Meanwhile, Resources for the Future researchers are examining primary components in estimating shale gas resources, RFF Center for Energy Economics and Policy Director Alan Krupnick told industry representatives in Houston on Feb. 23.

"The two agencies made no attempt to reconcile their estimates before publication. Since then, they have had discussions," Krupnick said of the 2011 Marcellus resource estimates. The same issue could arise again unless the two agencies establish a working group in which they communicate with each other, he said.

Brenda Pierce, USGS spokeswoman, said the two agencies have discussed differences in Marcellus resource estimates, but there is no formal taskforce or working group appointed to do this.

"We do talk to EIA often, but we also really are doing different assessments," Pierce said. USGS provides technically recoverable resource estimates based on current conditions. EIA estimates ultimate recovery. USGS currently has no plans to reassess the Marcellus.

Krupnick attributes the differences in resource assessments to how the two agencies calculate geologic potential, well spacing, and average eventual ultimate recovery.

EIA in its AEO2011 used 8 wells/sq mile while the USGS used 4.3 wells/sq mile. For geologic potential, EIA said 36% weighted average while USGS said less than 50%. For average EUR, EIA said 1.6 bcf/well while USGS said 1.2 bcf/well.

USGS assesses geologic characteristics to determine the potential of untested play areas. It uses well production data and also used EURs from outside the Marcellus to extrapolate EURs inside the Marcellus.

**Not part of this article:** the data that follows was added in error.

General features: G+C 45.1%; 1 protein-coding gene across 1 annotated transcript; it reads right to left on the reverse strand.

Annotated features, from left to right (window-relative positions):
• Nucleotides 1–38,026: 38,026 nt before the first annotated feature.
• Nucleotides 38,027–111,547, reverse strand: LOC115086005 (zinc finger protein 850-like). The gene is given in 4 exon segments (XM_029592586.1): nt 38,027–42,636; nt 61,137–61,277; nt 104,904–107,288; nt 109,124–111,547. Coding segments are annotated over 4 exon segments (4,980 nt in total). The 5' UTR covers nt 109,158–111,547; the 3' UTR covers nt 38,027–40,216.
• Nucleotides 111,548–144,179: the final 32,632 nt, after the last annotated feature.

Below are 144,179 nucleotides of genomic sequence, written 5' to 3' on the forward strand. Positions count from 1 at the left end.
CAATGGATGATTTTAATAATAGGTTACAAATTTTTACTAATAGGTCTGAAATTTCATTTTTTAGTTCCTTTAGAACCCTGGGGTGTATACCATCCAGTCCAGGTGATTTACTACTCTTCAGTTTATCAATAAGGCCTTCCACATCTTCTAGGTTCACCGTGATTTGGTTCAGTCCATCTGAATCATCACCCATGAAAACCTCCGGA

Industry has suggested the USGS method does not fully apply to repeatability, Krupnick said.

EIA cites industry presentations and white papers for well spacing, average EUR, and well success rates. For the AEO2012, EIA will draw on USGS for size of play, geologic potential, and well spacing.

EIA performed its own EUR calculations using production data from 2008-11 only. USGS includes all available results, including prehorizontal drilling in the shale plays.

"The problem is that these wells only have a few years of experience," Krupnick said of shale plays.

He said the new EIA approach might be preferred over the USGS approach because including production before 2008 in estimating decline curves could bias an average EUR downward. Improvements in horizontal drilling technology could increase EUR over time.

Krupnick said shales vary from play to play, field to field, and even well to well within a field. He also said the assessments are not pure engineering because economic assumptions are prevalent throughout the process.

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About the Author

Paula Dittrick | Senior Staff Writer

Paula Dittrick has covered oil and gas from Houston for more than 20 years. Starting in May 2007, she developed a health, safety, and environment beat for Oil & Gas Journal. Dittrick is familiar with the industry’s financial aspects. She also monitors issues associated with carbon sequestration and renewable energy.

Dittrick joined OGJ in February 2001. Previously, she worked for Dow Jones and United Press International. She began writing about oil and gas as UPI’s West Texas bureau chief during the 1980s. She earned a Bachelor’s of Science degree in journalism from the University of Nebraska in 1974.